NextEra Energy is getting ready for storage ‘revolution’

Source: Kristi E. Swartz, E&E News reporter • Posted: Friday, July 27, 2018

NextEra Energy Inc. continues to emphasize storage as part of its energy portfolio, with executives referring to it as “the next phase of renewables deployment.”

NextEra’s robust renewable energy unit added 90 megawatts of battery storage projects to a backlog during the second quarter, executives said yesterday. The company is so confident in an expanding storage market that at least 300 MW of solar projects signed for post-2020 will be paired with 75 MW of battery storage.

“We’re right at the beginning of, I think, a real revolution in this country in terms of how electricity is, how storage interacts with electricity on the grid, and how we’re going to start delivering much different, firm, renewable products to our customers going forward,” said NextEra Energy CEO Jim Robo, during the company’s second-quarter earnings conference call with analysts.

Many electric utilities nationwide are studying or deploying storage in some way, mostly in the form of pilot projects. Already the world’s largest renewable energy developer, NextEra Energy has made storage development a priority going forward.

Because solar and wind are intermittent, they aren’t guaranteed to be available for transmission at a given time. Adding storage changes the scenario.

Robo told analysts that roughly four hours of battery storage is enough to make a solar or wind project look a lot like a peaker generating plant, which electric companies deploy when demand is high.

The development is critical when it comes to cost; traditional peaker plants are usually older, less efficient and more expensive to operate.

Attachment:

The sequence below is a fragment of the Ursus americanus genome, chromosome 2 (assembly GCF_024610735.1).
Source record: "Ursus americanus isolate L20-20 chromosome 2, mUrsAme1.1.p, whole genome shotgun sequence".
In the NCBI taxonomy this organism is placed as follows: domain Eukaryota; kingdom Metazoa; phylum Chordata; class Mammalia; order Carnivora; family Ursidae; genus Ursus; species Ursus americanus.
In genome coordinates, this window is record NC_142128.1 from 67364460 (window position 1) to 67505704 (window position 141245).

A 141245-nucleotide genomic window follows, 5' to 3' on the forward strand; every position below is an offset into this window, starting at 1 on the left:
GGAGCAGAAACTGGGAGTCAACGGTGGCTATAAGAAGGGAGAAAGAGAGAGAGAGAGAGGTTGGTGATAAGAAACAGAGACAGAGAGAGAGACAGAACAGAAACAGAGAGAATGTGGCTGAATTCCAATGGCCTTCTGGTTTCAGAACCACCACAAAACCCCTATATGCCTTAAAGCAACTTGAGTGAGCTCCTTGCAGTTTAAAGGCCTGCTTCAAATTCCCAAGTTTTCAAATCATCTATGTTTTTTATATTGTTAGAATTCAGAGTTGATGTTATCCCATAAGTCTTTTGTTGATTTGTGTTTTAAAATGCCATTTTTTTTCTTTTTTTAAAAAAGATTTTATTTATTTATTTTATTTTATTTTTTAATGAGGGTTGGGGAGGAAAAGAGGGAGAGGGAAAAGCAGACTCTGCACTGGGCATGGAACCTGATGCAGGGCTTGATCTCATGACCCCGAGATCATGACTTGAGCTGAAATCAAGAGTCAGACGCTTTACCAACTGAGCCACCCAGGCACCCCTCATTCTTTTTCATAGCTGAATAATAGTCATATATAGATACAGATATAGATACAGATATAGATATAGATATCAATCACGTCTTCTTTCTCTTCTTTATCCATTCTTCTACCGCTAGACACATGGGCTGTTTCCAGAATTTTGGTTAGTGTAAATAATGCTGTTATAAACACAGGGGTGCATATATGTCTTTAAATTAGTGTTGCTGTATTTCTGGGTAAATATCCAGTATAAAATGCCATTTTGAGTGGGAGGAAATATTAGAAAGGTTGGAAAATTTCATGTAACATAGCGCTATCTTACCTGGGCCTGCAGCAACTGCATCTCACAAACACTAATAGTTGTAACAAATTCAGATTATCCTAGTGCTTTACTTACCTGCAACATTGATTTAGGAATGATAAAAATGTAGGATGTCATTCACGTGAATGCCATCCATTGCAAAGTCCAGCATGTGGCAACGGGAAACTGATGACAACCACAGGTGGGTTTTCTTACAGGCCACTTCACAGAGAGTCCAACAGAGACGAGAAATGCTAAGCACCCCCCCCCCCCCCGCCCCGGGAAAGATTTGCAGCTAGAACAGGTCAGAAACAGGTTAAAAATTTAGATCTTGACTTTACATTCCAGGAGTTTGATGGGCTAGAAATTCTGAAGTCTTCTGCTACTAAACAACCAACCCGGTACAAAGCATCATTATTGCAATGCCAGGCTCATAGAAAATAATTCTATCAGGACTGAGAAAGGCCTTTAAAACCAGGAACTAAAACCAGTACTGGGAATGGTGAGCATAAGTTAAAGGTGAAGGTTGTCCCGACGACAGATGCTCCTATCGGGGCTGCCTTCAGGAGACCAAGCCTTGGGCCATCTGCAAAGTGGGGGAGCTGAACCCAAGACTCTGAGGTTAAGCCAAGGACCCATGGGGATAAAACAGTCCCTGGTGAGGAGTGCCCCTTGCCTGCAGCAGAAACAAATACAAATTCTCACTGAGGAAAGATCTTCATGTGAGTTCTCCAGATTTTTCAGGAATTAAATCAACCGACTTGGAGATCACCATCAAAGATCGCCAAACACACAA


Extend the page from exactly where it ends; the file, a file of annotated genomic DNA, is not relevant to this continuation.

“I guess we get surprised just by how cheap storage is becoming,” said Stephen Byrd, an analyst with Morgan Stanley Co., asking executives whether they think costs will continue to drop.

NextEra Chief Financial Officer John Ketchum said the company expects falling costs and improving technology, which will expand NextEra’s business opportunities.

As costs decline in the next decade, batteries combined with solar and wind will be cheaper than the operating costs of traditional inefficient generation resources, he said. NextEra expects that to happen over the next 10 years, he said.

NextEra continued to add more wind and solar projects to its portfolio during the second quarter, ending June 30. The backlog of projects is now so great at 7,400 MW, it is nearly two times larger than the company has had at any time before the end of 2016, Ketchum said.

“Our future wind, solar and storage development program has never been strong,” he said.

Analysts asked whether the company would continue to find new areas to develop utility scale solar. Executives said yes, but Robo emphasized that it is not backing away from wind development.

“The fact is we’re going to build, we’re going to originate, and we’re going to build a heck of a lot more wind now through the end of the decade, through the end of 2020, than on the solar side,” he said.

That’s because wind energy continues to be cheaper than solar in much of the Midwest, he said, and it is considered a staple product when it comes to low-cost energy.